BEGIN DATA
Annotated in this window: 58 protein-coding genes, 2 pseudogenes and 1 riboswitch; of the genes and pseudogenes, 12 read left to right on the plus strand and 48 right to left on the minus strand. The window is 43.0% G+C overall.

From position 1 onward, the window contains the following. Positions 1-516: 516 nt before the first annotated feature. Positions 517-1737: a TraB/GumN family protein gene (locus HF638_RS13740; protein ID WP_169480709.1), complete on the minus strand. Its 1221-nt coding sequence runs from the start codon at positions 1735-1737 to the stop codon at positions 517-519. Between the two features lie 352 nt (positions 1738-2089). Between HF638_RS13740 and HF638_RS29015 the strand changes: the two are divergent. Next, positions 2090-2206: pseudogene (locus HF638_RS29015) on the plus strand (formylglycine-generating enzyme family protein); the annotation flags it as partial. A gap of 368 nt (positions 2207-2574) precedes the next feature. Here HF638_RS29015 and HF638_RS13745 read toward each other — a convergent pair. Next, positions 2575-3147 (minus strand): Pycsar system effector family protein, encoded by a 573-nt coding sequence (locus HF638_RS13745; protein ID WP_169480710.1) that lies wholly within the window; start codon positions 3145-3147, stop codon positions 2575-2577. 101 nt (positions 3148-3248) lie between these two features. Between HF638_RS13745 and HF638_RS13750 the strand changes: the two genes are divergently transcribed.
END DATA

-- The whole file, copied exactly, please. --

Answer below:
Annotated in this window: 58 protein-coding genes, 2 pseudogenes and 1 riboswitch; of the genes and pseudogenes, 12 read left to right on the plus strand and 48 right to left on the minus strand. The window is 43.0% G+C overall.

From position 1 onward, the window contains the following. Positions 1-516: 516 nt before the first annotated feature. Positions 517-1737: a TraB/GumN family protein gene (locus HF638_RS13740; protein ID WP_169480709.1), complete on the minus strand. Its 1221-nt coding sequence runs from the start codon at positions 1735-1737 to the stop codon at positions 517-519. Between the two features lie 352 nt (positions 1738-2089). Between HF638_RS13740 and HF638_RS29015 the strand changes: the two are divergent. Next, positions 2090-2206: pseudogene (locus HF638_RS29015) on the plus strand (formylglycine-generating enzyme family protein); the annotation flags it as partial. A gap of 368 nt (positions 2207-2574) precedes the next feature. Here HF638_RS29015 and HF638_RS13745 read toward each other — a convergent pair. Next, positions 2575-3147 (minus strand): Pycsar system effector family protein, encoded by a 573-nt coding sequence (locus HF638_RS13745; protein ID WP_169480710.1) that lies wholly within the window; start codon positions 3145-3147, stop codon positions 2575-2577. 101 nt (positions 3148-3248) lie between these two features. Between HF638_RS13745 and HF638_RS13750 the strand changes: the two genes are divergently transcribed.